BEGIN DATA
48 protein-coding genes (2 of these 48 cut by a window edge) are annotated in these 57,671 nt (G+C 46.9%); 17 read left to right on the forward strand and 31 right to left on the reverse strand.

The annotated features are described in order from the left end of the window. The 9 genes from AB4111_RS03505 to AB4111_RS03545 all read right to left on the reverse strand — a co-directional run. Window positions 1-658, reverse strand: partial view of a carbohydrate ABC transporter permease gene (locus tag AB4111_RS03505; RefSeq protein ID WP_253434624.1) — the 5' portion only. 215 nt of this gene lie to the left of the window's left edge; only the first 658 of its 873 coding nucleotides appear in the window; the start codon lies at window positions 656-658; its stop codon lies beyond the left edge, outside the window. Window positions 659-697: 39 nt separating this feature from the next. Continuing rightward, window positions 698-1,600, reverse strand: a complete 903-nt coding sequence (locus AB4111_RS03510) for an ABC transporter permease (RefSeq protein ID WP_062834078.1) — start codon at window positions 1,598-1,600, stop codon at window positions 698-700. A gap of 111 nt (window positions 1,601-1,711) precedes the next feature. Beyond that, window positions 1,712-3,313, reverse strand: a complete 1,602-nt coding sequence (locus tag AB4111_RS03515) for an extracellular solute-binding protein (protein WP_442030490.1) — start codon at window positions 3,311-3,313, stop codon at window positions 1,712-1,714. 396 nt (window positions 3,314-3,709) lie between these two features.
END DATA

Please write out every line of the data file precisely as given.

48 protein-coding genes (2 of these 48 cut by a window edge) are annotated in these 57,671 nt (G+C 46.9%); 17 read left to right on the forward strand and 31 right to left on the reverse strand.

The annotated features are described in order from the left end of the window. The 9 genes from AB4111_RS03505 to AB4111_RS03545 all read right to left on the reverse strand — a co-directional run. Window positions 1-658, reverse strand: partial view of a carbohydrate ABC transporter permease gene (locus tag AB4111_RS03505; RefSeq protein ID WP_253434624.1) — the 5' portion only. 215 nt of this gene lie to the left of the window's left edge; only the first 658 of its 873 coding nucleotides appear in the window; the start codon lies at window positions 656-658; its stop codon lies beyond the left edge, outside the window. Window positions 659-697: 39 nt separating this feature from the next. Continuing rightward, window positions 698-1,600, reverse strand: a complete 903-nt coding sequence (locus AB4111_RS03510) for an ABC transporter permease (RefSeq protein ID WP_062834078.1) — start codon at window positions 1,598-1,600, stop codon at window positions 698-700. A gap of 111 nt (window positions 1,601-1,711) precedes the next feature. Beyond that, window positions 1,712-3,313, reverse strand: a complete 1,602-nt coding sequence (locus tag AB4111_RS03515) for an extracellular solute-binding protein (protein WP_442030490.1) — start codon at window positions 3,311-3,313, stop codon at window positions 1,712-1,714. 396 nt (window positions 3,314-3,709) lie between these two features.